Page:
Tuesday, October 05, 2004

Schools don't fit all learners?

The press and radio, as well as the general public, seem to think teaching is the same no matter what level of schooling teachers teach in. This couldn't be further from the truth.

A quick visit schools to observe would soon make differences obvious. For many students transferring to a secondary school is like visiting a foreign country.

At the junior level teachers create learning environments based on care and respect, present a range of learning challenges, monitor the progress of all their students and most importantly take responsibility for the same children for the whole day. At the secondary level everything changes. Teachers teach separate subjects in forty minute periods, students are often streamed and students have a number of different teachers to relate to in any one day.

This is a very different world for the students ( and would be for their teachers if they had to swap levels!). As a result many students, particularly those who struggle, fall through the cracks during this transition.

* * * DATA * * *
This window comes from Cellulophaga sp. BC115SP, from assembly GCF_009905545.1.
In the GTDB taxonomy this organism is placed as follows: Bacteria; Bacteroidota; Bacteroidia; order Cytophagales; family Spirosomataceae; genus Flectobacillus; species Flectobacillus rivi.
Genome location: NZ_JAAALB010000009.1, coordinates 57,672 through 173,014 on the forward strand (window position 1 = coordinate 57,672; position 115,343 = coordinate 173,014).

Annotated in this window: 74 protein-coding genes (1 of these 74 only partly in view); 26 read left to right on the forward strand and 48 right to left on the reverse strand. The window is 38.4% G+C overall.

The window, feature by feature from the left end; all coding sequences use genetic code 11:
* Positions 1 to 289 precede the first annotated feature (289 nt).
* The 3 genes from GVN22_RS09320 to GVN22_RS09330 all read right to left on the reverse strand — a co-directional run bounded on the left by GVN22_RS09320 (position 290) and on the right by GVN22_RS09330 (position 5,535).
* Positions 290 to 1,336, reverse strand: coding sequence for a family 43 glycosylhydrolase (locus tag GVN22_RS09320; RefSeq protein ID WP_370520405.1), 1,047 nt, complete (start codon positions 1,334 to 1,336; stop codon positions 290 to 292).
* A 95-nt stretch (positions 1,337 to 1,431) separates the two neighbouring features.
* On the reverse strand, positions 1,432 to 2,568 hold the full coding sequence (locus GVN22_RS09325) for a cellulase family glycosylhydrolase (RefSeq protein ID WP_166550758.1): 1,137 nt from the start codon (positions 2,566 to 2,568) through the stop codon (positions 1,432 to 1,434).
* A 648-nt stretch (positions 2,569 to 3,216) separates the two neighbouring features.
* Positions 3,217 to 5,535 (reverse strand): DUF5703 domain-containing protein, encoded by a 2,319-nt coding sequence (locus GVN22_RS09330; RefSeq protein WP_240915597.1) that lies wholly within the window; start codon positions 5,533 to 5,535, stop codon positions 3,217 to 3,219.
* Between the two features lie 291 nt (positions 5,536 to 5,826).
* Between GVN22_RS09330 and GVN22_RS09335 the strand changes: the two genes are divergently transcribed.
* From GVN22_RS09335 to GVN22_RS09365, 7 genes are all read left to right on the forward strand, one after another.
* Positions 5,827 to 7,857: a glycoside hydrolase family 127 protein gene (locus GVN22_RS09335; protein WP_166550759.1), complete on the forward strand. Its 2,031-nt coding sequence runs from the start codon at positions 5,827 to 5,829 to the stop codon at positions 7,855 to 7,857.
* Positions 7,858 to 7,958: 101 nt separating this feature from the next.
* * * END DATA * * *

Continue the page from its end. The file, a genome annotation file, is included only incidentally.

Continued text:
This does not have to be the case. Learners are learners at any age - the same principles apply. That the differences exist is simply because of a mix of unquestioned practices and habits, vested interests and the power of the status quo. Even teachers seem to be blind to the differences their students have to face up to and it is only recently that the Ministry of Education has become aware of the problem. Badly managed transitions are now recognized as contributing to the growing number of failing students.

What is required is a national conversation about the purpose of schooling in the twenty first century? What matters for the students at school? What attributes or competencies do students need to acquire to become life long learners? What is currently working well? What is not working well? What might be ideas to try out to improve the situation? The answers to these question would lead to some innovative suggestions. If the government really believed in direct democracy they should initiate such a conversation.

The press and radio might also take the lead in developing a climate for such changes rather than blaming teachers and schools as if they were all the same.

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